Peter Brook

Thanks to Peter Brook and his efforts which are re-produced above.

Pen Pictures / 1969 - Where Are They Now

  • Arthur Bottom - works in a Sheffield cutlery factory
  • Gordon Brown - miner, Warsop (Mansfield)
  • Billy Fenton - draughtsman
  • Tommy Forgan - bricklayer, York, later to emigrate to Australia and was last surviving team member. He died in Australia on 15th December 2019
  • Mick Granger
  • George Howe - joiner's mate, Pinderfields General Hospital (Wakefield)
  • Billy Hughes - DIY shop owner, Huntington Road
  • Sam McNab
  • Ernie Phillips - tobacco salesman, living in Poppleton
  • Ron Spence - first team trainer with City
  • Sid Storey - bus driver (York), who in 1984 drove City's Division 4 Championship winning team bus on its lap of honour around the City (from Bootham Crescent to Mansion House)
  • Alan Stewart - brewery salesman, York
  • Norman Wilkinson - shoe machinist (cobbler), Annfied Plain (County Durham)

The team re-united in 1969 to play The Professional Wrestlers' Football Team (then, a popular sport thanks to a high profile and regular Saturday tea time ITV programme) at Elm Park, Heworth in a charity game (May 1969) and Gerry Baker's testimonial game (October 1969) which ended in a 5-5 draw. Arthur Bottom was the only absentee.

Tom Lockie

Lockie worked with City between 1933 and 1967 as a player, trainer, physio and manager and was key in ensuring football continued during the Second World War.

He joined the club initially as a centre half, and made 32 appearances during the 1933/34 season before joining Accrington Stanley. He then returned to City in 1936, initially as reserve team trainer before being promoted to the same role for the first team within 12 months.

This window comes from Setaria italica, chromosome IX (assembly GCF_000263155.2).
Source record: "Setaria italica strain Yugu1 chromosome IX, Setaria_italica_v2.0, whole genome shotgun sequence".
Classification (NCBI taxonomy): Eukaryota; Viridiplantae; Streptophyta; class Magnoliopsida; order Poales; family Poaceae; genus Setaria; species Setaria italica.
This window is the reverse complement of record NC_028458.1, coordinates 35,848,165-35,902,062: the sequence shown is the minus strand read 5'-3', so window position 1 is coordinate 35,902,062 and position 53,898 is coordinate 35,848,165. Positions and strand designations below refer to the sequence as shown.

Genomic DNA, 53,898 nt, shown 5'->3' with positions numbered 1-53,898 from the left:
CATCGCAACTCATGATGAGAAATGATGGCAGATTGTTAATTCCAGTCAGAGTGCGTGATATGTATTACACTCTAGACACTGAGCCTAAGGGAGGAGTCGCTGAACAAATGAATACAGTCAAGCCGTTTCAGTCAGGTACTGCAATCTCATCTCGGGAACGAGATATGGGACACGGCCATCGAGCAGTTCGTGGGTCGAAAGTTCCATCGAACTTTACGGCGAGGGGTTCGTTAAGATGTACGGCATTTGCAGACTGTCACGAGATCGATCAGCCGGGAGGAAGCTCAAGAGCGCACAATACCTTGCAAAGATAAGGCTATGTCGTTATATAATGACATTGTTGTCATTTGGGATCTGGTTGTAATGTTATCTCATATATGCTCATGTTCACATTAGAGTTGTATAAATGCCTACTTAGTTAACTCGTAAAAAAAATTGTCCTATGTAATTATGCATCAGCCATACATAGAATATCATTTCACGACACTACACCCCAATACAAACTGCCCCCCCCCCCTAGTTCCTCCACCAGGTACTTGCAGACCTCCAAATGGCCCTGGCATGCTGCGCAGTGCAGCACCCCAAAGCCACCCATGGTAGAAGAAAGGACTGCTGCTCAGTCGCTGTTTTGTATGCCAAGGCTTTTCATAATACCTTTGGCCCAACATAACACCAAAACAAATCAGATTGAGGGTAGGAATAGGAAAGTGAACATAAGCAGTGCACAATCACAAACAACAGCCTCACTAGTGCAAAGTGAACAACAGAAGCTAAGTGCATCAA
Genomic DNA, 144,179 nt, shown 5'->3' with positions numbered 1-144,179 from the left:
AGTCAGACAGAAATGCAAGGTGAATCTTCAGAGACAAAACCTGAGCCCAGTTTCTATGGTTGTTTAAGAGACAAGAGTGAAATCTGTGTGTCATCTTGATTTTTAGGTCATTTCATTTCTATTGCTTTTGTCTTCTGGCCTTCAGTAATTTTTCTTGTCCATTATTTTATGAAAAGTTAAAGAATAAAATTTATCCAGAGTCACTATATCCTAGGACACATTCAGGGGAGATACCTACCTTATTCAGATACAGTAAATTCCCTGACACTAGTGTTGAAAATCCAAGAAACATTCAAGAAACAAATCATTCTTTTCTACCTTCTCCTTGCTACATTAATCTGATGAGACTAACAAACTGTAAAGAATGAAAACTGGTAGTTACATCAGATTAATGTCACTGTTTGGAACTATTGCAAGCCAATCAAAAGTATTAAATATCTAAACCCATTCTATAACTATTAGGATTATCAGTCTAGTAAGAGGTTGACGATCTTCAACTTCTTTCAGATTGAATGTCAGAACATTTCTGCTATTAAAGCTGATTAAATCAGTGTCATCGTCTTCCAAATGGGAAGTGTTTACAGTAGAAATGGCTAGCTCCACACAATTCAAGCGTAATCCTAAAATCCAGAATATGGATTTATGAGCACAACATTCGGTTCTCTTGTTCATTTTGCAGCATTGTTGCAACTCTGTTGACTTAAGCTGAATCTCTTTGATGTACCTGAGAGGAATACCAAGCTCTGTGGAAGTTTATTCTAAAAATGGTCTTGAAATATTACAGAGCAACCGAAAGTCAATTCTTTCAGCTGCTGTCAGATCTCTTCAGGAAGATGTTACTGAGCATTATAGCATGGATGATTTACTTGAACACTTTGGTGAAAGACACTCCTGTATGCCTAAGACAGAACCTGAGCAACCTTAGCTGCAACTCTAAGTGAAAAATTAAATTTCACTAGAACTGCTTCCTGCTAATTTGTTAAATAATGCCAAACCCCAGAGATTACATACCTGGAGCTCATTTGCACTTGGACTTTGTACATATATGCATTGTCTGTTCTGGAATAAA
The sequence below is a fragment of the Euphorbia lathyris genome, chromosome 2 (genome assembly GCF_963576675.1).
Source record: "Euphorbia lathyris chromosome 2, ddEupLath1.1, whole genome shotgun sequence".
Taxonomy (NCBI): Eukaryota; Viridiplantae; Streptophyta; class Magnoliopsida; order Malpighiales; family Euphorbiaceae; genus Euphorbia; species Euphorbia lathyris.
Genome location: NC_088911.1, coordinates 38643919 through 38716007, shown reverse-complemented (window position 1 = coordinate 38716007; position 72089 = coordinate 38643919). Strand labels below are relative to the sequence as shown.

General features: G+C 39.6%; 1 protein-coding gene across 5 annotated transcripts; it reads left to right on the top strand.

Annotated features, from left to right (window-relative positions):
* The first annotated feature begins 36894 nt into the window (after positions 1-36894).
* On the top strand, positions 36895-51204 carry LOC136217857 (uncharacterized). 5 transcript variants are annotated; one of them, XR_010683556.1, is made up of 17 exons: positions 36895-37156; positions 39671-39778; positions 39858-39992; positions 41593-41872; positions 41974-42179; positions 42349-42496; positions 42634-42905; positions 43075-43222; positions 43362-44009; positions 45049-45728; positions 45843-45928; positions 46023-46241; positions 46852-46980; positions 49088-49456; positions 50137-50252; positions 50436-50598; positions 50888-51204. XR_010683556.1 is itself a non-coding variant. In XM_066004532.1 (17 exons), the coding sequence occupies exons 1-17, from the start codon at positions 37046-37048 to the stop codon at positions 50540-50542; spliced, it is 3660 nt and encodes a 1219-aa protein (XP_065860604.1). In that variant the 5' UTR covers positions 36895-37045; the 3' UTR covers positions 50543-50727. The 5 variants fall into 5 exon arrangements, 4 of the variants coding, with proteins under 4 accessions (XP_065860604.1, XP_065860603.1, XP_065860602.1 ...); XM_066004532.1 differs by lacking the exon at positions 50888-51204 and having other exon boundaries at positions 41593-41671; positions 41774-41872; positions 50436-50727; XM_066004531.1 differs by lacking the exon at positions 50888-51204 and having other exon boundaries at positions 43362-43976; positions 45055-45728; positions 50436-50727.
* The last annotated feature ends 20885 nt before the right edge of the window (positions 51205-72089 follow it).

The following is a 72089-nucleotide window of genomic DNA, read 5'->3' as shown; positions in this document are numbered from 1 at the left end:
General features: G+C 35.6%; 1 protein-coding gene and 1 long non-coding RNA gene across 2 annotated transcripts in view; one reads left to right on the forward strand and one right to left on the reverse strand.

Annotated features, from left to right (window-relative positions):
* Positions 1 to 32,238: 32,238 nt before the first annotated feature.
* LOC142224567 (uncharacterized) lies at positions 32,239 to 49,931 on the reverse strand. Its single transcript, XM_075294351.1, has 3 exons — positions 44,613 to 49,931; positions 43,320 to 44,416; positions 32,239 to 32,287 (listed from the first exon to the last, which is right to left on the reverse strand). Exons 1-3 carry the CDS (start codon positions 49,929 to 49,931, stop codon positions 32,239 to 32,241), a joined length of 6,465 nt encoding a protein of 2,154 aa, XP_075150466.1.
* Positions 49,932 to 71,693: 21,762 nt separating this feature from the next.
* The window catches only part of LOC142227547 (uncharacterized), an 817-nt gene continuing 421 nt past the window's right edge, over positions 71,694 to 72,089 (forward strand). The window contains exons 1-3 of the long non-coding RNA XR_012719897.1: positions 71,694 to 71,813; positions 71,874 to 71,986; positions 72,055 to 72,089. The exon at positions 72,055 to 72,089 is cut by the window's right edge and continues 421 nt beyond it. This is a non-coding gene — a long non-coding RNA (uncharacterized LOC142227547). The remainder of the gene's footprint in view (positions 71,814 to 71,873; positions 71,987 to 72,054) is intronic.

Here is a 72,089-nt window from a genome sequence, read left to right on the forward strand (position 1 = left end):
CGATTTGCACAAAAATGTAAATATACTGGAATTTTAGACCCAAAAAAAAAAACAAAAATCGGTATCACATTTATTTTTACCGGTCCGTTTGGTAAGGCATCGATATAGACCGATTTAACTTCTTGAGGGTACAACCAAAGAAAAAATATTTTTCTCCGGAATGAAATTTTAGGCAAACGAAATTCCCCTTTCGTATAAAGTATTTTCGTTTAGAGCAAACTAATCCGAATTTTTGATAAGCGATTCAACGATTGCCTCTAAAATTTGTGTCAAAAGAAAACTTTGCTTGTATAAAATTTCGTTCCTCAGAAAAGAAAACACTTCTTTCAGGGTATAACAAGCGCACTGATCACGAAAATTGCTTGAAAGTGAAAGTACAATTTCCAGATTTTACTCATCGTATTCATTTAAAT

He was trainer during City’s 1937/38 FA Cup run to the quarter finals and worked alongside secretary Billy Sherrington managing team affairs on an interim basis for 18 months during the celebrated run to the semi-finals in 1955 LINK.

Perhaps just as vital was the work he undertook during the war years, becoming a central figure in running the team when football was a welcome distraction from the reality of wider events.

Regularly praised by players and officials alike for his dedication, Lockie was awarded a testimonial LINK in 1952, and managed City between 1960 and 1967, leading City to promotion in 1964/65.

Lockie passed away in York aged 71 in 1977.

Billy Sherrington

After starting off as a director, Billy Sherrington became club secretary in 1924 and served in the role until his retirement in 1961.

During his time as secretary, he combined those duties with that of team manager during 2 separate periods. The first was between May 1930 and May 1933, during which time the club moved to Bootham Crescent from its original ground at Fulfordgate. The second was between September 1954 and March 1956 when, alongside trainer Tom Lockie, he guided the team to the FA Cup semi-final.

Sherrington’s work at City coincided with the attainment of Football League status in 1929 and establishing Bootham Crescent as a football venue in 1932. He was also instrumental in keeping the club running during the war and the subsequent redevelopment of the ground in the 1950s.

He became the club’s first-ever vice-president on his retirement, and then president in 1966 in recognition of his contribution. Trusted and respected by everyone, his lifetime of service to the club is still recognised by fans to this day.

In 2022, Doug Shaw, a nephew of Billy Sherrington said, “We understand that at one time in the early days of the club, when funds were tight, Billy took out a mortgage on his home to help the club over a difficult patch, which was obviously quite a brave risk for him to take. Billy was a gentleman who was loved and respected by all his family”.

1955 - All The Action

WATCH action clips of City's 1938 and 1955 cups runs plus other early film footage. For British Movietone clips, free registration maybe required prior to viewing.


Over the years, many of City's 1954/5 side (and their near contemporarires) were re-united on many occasions, including Gerry Baker's testionial game, a sportmans' dinner in aid of the Roof Appeal and a 2005 Supporters' Trust dinner.

For many years some were seen at City games, often in the company of Margo Fenton, widow of their teammate Billy, whose on Poppleton Road was a regular meeting place for many of them.